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Interview Atire

post #1 of 8
Thread Starter 

What does everyone where for interview for chefs positions?  Just wondering, i alway felt awkward in shirt and tie but almost to causal in khakis and a polo. 

post #2 of 8

Depends upon establishment and location. For me, the attire was different for San Francisco than it was in the Caribbean. Different in the Sierra Gold Country foothills, etc. Different for hotel than for gastro pub than for culinary school instructor, etc.

Wisdom comes with age, but sometimes age comes alone.
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Wisdom comes with age, but sometimes age comes alone.
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post #3 of 8

I agree with Cheflayne, but think you should err on the side of being over-dressed if you aren't sure.  It is a nice gesture to put an effort into your appearance when interviewing.

post #4 of 8

Shirt and tie, dress pants, if you're talking about any place upscale.

post #5 of 8

It is VERY easy to dress down, i.e. remove your jacket, loosen your tie, roll up your sleeves.

 

It is VERY difficult to dress up, i.e. put on a jacket you do not have, tie the tie on a Polo  shirt, roll down your short sleeves.

 

For me (remember I'm OLD!), nice slacks (not Dockers or Khakis, SLACKS!), lace up shoes (preferably wingtip lol.gif), white, long sleeve shirt & tie, sports jacket.

 

Whites and knife roll in, or at, hand.
 

Chef,
Specialties: MasterCook/RecipeFox; Culinary logistics; Personal Chef; Small restaurant owner; Caterer
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Chef,
Specialties: MasterCook/RecipeFox; Culinary logistics; Personal Chef; Small restaurant owner; Caterer
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post #6 of 8

Funny that these threads come up in bunches.

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I agree with all the above but would like to add...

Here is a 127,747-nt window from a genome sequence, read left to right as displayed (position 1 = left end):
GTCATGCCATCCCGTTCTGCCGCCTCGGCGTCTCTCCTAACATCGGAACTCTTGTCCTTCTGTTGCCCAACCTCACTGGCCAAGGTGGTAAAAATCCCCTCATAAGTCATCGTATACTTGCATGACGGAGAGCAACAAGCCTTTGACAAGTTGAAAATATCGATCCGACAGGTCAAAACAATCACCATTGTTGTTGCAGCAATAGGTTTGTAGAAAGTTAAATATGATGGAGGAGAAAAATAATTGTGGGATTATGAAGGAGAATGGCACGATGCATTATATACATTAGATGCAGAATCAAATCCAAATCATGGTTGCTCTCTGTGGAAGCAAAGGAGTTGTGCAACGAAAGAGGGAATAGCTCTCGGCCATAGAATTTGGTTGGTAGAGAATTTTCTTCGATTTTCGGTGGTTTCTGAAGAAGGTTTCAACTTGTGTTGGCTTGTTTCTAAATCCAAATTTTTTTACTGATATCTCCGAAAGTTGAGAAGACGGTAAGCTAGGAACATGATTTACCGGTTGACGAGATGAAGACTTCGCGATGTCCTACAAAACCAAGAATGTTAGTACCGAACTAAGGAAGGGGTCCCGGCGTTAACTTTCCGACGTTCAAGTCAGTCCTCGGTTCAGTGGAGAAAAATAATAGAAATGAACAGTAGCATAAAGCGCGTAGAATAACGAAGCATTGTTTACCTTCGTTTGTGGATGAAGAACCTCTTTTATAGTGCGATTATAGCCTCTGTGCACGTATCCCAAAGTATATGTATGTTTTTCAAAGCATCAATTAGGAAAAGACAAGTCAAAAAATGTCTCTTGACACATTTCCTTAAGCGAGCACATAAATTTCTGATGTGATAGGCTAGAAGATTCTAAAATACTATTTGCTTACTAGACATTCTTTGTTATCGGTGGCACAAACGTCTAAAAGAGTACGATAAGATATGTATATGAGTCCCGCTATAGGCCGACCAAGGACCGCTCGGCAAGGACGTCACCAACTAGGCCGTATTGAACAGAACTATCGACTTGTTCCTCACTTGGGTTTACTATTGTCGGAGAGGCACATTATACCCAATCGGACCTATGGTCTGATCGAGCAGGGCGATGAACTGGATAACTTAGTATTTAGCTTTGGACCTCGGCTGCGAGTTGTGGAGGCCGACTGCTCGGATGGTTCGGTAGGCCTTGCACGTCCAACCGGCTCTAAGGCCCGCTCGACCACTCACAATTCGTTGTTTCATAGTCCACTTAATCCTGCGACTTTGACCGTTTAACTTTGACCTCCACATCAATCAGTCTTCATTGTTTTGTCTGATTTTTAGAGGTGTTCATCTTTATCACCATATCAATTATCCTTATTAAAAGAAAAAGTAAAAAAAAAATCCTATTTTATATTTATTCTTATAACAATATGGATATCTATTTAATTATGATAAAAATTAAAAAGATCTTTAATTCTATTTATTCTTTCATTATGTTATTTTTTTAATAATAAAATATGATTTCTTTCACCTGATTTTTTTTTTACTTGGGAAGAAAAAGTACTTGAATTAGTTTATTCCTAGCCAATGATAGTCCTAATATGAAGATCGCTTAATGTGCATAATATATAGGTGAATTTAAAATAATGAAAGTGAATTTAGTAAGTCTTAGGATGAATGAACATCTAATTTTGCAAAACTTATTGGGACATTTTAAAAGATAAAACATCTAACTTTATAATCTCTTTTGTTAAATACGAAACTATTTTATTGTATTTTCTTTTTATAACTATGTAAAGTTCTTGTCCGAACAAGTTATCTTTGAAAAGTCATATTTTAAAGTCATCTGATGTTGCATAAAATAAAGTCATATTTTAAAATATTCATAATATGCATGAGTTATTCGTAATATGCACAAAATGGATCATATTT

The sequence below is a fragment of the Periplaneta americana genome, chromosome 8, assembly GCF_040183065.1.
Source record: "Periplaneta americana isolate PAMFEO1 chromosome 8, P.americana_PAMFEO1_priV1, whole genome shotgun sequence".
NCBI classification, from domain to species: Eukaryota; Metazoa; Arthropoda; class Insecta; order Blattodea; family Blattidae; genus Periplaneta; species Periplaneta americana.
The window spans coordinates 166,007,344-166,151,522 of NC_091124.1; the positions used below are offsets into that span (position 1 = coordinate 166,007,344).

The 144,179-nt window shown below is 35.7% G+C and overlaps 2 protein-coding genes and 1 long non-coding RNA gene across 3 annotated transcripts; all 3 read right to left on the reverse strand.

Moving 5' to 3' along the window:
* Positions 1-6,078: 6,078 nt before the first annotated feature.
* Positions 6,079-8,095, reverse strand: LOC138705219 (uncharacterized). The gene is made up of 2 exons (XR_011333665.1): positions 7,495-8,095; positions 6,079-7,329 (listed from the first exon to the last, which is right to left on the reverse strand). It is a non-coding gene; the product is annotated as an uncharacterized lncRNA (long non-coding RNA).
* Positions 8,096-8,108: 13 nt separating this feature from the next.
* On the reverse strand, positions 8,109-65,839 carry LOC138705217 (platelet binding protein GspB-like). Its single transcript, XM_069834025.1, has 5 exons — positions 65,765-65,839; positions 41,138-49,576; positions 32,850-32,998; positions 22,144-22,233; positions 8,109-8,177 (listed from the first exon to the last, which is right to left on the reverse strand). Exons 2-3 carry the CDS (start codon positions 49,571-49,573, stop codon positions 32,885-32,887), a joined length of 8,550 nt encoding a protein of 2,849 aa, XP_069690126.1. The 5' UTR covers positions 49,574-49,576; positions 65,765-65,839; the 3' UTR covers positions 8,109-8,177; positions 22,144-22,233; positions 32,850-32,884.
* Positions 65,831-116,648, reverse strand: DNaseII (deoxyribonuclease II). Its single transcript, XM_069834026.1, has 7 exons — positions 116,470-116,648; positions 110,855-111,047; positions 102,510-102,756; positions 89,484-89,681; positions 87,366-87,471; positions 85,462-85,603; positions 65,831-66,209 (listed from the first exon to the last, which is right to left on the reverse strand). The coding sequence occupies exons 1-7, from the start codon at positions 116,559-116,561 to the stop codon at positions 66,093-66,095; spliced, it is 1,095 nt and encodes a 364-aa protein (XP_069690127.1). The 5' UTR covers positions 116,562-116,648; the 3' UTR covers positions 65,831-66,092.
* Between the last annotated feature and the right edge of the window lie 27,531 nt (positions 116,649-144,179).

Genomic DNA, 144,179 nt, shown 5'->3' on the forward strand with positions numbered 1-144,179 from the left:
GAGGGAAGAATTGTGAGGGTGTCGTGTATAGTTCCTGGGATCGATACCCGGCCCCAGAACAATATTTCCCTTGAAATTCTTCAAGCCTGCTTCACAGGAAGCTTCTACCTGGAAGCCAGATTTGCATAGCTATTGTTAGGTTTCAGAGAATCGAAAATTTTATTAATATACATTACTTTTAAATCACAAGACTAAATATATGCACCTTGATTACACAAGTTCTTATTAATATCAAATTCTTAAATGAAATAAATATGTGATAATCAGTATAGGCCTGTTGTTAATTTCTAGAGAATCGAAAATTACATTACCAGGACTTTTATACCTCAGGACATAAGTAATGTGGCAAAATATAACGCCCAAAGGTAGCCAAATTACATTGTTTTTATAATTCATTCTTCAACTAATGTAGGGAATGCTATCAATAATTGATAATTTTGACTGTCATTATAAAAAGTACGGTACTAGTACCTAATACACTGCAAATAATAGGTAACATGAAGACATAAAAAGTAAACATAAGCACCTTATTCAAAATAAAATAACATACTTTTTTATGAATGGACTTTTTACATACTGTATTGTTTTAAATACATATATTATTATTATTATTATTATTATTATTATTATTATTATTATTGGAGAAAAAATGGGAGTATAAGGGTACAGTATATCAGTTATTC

Dress for the place you are interviewing at.

 

Honestly do you have so many interviews in a single day that you can't dress to fit the establishment?  If you do have that many then say f''em all and wear what you like!  You are the commodity, baby!

 

If you want a job at a specific place then you should dress to 'fit-in' at that place... hell if you have the means you should have been a customer at that place a few times also just to see if it's what you like and/or need and how to dress like the locals.

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"Plus, this method makes you look like a complete lunatic. If you care about that sort of thing".  - Dave Arnold

 

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"Plus, this method makes you look like a complete lunatic. If you care about that sort of thing".  - Dave Arnold

 

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post #7 of 8

OK. I agree w/ Pete. But I'm not that old, so Dockers or Khakis are alright in my eyes. After that, nobody of "working age" wears "wing-tips" any more, unless you're ready for the final dinner. Having your whites and knife-roll, or as in my case my working bag, are an absolute go.

"And those who were seen dancing were thought to be insane by those who could not hear the music."

I'm not sayin', I'm just sayin'.

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"And those who were seen dancing were thought to be insane by those who could not hear the music."

I'm not sayin', I'm just sayin'.

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post #8 of 8

Whatever it is that you decide is appropriate for the restaurant you're applying at - for God's sake make sure that it's clean and neatly pressed! That goes for your shoes, your fingernails etc. No crumpled shirts either!

 

I'm always amazed when someone walks in and they haven't cleaned themselves up. If I don't want to shake your hand I sure don't want you in my kitchen!

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